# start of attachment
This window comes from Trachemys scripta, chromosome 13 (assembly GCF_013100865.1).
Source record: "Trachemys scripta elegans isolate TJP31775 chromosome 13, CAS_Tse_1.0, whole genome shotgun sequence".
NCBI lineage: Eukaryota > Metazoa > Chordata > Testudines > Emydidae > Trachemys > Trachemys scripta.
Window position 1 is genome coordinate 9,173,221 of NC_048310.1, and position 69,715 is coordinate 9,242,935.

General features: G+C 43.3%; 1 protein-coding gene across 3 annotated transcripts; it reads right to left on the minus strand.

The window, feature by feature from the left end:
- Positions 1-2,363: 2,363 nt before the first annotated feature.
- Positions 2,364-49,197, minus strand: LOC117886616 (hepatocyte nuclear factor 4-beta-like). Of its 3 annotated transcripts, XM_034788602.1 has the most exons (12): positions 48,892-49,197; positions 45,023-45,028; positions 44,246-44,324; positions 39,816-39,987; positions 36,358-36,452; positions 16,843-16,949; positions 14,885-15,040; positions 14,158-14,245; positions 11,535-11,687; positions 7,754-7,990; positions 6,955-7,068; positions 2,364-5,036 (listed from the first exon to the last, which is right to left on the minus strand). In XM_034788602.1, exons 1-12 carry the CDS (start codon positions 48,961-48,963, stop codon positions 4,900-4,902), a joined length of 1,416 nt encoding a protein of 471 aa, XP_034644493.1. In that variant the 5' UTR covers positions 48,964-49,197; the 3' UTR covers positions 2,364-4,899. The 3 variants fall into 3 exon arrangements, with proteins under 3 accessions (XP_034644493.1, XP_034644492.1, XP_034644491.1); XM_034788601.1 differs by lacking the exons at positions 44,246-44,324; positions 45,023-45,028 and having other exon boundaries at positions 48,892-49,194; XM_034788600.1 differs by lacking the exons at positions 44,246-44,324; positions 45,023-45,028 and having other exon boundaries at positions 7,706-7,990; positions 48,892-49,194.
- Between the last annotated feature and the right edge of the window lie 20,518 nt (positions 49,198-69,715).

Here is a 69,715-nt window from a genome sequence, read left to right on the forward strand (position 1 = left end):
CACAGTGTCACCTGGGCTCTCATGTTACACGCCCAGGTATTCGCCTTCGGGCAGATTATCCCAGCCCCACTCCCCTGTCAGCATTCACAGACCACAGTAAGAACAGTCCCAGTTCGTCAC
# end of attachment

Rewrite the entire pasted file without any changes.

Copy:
This window comes from Trachemys scripta, chromosome 13 (assembly GCF_013100865.1).
Source record: "Trachemys scripta elegans isolate TJP31775 chromosome 13, CAS_Tse_1.0, whole genome shotgun sequence".
NCBI lineage: Eukaryota > Metazoa > Chordata > Testudines > Emydidae > Trachemys > Trachemys scripta.
Window position 1 is genome coordinate 9,173,221 of NC_048310.1, and position 69,715 is coordinate 9,242,935.

General features: G+C 43.3%; 1 protein-coding gene across 3 annotated transcripts; it reads right to left on the minus strand.

The window, feature by feature from the left end:
- Positions 1-2,363: 2,363 nt before the first annotated feature.
- Positions 2,364-49,197, minus strand: LOC117886616 (hepatocyte nuclear factor 4-beta-like). Of its 3 annotated transcripts, XM_034788602.1 has the most exons (12): positions 48,892-49,197; positions 45,023-45,028; positions 44,246-44,324; positions 39,816-39,987; positions 36,358-36,452; positions 16,843-16,949; positions 14,885-15,040; positions 14,158-14,245; positions 11,535-11,687; positions 7,754-7,990; positions 6,955-7,068; positions 2,364-5,036 (listed from the first exon to the last, which is right to left on the minus strand). In XM_034788602.1, exons 1-12 carry the CDS (start codon positions 48,961-48,963, stop codon positions 4,900-4,902), a joined length of 1,416 nt encoding a protein of 471 aa, XP_034644493.1. In that variant the 5' UTR covers positions 48,964-49,197; the 3' UTR covers positions 2,364-4,899. The 3 variants fall into 3 exon arrangements, with proteins under 3 accessions (XP_034644493.1, XP_034644492.1, XP_034644491.1); XM_034788601.1 differs by lacking the exons at positions 44,246-44,324; positions 45,023-45,028 and having other exon boundaries at positions 48,892-49,194; XM_034788600.1 differs by lacking the exons at positions 44,246-44,324; positions 45,023-45,028 and having other exon boundaries at positions 7,706-7,990; positions 48,892-49,194.
- Between the last annotated feature and the right edge of the window lie 20,518 nt (positions 49,198-69,715).

Here is a 69,715-nt window from a genome sequence, read left to right on the forward strand (position 1 = left end):
CACAGTGTCACCTGGGCTCTCATGTTACACGCCCAGGTATTCGCCTTCGGGCAGATTATCCCAGCCCCACTCCCCTGTCAGCATTCACAGACCACAGTAAGAACAGTCCCAGTTCGTCAC